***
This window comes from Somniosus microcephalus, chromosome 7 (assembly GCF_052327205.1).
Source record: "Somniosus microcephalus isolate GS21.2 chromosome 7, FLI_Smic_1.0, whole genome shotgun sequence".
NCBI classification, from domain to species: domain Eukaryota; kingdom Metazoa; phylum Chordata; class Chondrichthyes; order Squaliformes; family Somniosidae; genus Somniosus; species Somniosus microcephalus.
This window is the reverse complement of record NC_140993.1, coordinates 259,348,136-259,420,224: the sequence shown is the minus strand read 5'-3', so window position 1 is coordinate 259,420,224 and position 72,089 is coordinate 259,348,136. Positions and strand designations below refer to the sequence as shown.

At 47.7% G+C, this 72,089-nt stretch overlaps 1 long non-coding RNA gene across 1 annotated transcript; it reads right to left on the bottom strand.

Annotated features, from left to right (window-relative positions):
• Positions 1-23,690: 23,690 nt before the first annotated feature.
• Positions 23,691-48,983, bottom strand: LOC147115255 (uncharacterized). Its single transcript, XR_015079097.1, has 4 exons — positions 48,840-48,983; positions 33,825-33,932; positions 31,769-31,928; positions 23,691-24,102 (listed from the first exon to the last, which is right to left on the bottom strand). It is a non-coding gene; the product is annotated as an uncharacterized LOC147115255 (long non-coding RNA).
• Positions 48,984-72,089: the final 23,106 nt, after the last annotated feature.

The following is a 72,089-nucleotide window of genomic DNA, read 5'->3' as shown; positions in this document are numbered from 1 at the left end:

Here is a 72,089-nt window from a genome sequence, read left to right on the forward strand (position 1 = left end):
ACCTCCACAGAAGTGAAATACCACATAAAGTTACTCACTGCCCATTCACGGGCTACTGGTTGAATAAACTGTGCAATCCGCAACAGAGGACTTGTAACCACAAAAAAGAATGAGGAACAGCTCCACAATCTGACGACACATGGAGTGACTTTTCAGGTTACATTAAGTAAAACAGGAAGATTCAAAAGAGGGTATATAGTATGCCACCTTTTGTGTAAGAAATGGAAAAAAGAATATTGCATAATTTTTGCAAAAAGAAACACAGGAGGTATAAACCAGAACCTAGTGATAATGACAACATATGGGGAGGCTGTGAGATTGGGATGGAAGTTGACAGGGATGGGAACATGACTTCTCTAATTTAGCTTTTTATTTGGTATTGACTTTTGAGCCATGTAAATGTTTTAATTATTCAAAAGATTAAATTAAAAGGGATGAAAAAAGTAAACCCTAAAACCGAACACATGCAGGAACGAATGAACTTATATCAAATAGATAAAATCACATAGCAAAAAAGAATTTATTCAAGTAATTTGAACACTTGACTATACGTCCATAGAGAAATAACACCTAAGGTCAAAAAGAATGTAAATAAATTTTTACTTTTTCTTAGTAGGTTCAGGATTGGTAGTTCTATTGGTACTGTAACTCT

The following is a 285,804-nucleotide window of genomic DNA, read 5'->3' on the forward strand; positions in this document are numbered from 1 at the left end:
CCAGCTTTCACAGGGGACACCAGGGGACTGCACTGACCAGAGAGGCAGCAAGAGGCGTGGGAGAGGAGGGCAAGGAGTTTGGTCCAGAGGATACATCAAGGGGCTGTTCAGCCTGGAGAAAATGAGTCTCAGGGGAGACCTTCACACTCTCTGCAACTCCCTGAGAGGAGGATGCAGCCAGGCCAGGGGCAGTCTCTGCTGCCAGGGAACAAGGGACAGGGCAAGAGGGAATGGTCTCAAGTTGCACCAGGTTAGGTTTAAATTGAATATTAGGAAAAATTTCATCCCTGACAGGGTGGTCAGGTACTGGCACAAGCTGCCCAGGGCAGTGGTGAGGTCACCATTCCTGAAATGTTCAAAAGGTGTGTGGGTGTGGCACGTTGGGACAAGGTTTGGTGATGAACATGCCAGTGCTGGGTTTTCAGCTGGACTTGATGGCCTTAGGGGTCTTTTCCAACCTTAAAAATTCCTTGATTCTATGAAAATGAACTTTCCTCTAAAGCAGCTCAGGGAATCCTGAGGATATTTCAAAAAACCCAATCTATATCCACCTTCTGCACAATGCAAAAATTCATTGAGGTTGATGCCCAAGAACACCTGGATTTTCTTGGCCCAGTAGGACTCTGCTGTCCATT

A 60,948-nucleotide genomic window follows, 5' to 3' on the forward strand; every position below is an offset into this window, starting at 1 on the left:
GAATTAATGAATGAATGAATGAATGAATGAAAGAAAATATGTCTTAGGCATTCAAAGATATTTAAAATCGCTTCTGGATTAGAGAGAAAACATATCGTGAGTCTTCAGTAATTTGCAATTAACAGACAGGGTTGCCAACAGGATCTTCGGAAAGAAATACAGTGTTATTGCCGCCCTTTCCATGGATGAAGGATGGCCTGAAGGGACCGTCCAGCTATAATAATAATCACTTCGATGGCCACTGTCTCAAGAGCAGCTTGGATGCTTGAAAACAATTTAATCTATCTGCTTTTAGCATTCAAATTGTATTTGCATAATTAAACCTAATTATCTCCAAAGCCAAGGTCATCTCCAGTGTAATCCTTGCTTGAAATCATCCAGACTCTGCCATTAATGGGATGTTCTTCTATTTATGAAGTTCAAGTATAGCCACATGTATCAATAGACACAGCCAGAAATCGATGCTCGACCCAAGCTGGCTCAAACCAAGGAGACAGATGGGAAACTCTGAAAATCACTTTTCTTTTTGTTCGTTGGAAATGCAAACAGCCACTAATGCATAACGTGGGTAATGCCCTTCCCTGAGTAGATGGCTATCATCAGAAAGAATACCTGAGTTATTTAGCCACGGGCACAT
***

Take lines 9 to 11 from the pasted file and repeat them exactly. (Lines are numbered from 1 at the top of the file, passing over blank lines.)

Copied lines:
• Positions 48,984-72,089: the final 23,106 nt, after the last annotated feature.

The following is a 72,089-nucleotide window of genomic DNA, read 5'->3' as shown; positions in this document are numbered from 1 at the left end:

Here is a 72,089-nt window from a genome sequence, read left to right on the forward strand (position 1 = left end):